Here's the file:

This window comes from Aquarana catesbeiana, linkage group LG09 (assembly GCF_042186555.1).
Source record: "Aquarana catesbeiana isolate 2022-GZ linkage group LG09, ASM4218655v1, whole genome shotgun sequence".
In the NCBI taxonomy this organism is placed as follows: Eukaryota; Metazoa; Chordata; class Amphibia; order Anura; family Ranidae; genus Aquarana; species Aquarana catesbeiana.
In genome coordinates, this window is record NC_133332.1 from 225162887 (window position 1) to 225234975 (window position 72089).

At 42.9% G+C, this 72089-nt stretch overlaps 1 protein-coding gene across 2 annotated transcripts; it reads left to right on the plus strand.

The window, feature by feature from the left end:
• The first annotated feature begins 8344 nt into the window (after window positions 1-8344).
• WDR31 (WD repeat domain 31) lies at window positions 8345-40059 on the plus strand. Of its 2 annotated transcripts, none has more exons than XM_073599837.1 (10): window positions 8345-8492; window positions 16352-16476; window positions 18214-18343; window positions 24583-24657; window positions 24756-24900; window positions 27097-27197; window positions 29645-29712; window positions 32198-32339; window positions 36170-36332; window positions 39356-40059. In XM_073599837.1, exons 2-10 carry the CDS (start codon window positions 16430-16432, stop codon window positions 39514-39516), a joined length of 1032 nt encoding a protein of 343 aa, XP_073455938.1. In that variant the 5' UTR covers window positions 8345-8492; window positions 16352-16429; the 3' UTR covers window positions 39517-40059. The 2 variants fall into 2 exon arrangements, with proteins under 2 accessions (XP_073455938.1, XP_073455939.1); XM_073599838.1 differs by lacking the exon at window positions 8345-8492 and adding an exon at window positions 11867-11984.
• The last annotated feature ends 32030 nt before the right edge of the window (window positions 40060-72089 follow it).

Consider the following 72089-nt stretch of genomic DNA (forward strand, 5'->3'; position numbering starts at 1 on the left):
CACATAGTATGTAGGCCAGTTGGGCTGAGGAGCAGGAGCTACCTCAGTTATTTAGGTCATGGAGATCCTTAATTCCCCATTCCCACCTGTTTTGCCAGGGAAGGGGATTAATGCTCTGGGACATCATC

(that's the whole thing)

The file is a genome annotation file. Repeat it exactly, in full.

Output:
This window comes from Aquarana catesbeiana, linkage group LG09 (assembly GCF_042186555.1).
Source record: "Aquarana catesbeiana isolate 2022-GZ linkage group LG09, ASM4218655v1, whole genome shotgun sequence".
In the NCBI taxonomy this organism is placed as follows: Eukaryota; Metazoa; Chordata; class Amphibia; order Anura; family Ranidae; genus Aquarana; species Aquarana catesbeiana.
In genome coordinates, this window is record NC_133332.1 from 225162887 (window position 1) to 225234975 (window position 72089).

At 42.9% G+C, this 72089-nt stretch overlaps 1 protein-coding gene across 2 annotated transcripts; it reads left to right on the plus strand.

The window, feature by feature from the left end:
• The first annotated feature begins 8344 nt into the window (after window positions 1-8344).
• WDR31 (WD repeat domain 31) lies at window positions 8345-40059 on the plus strand. Of its 2 annotated transcripts, none has more exons than XM_073599837.1 (10): window positions 8345-8492; window positions 16352-16476; window positions 18214-18343; window positions 24583-24657; window positions 24756-24900; window positions 27097-27197; window positions 29645-29712; window positions 32198-32339; window positions 36170-36332; window positions 39356-40059. In XM_073599837.1, exons 2-10 carry the CDS (start codon window positions 16430-16432, stop codon window positions 39514-39516), a joined length of 1032 nt encoding a protein of 343 aa, XP_073455938.1. In that variant the 5' UTR covers window positions 8345-8492; window positions 16352-16429; the 3' UTR covers window positions 39517-40059. The 2 variants fall into 2 exon arrangements, with proteins under 2 accessions (XP_073455938.1, XP_073455939.1); XM_073599838.1 differs by lacking the exon at window positions 8345-8492 and adding an exon at window positions 11867-11984.
• The last annotated feature ends 32030 nt before the right edge of the window (window positions 40060-72089 follow it).

Consider the following 72089-nt stretch of genomic DNA (forward strand, 5'->3'; position numbering starts at 1 on the left):
CACATAGTATGTAGGCCAGTTGGGCTGAGGAGCAGGAGCTACCTCAGTTATTTAGGTCATGGAGATCCTTAATTCCCCATTCCCACCTGTTTTGCCAGGGAAGGGGATTAATGCTCTGGGACATCATC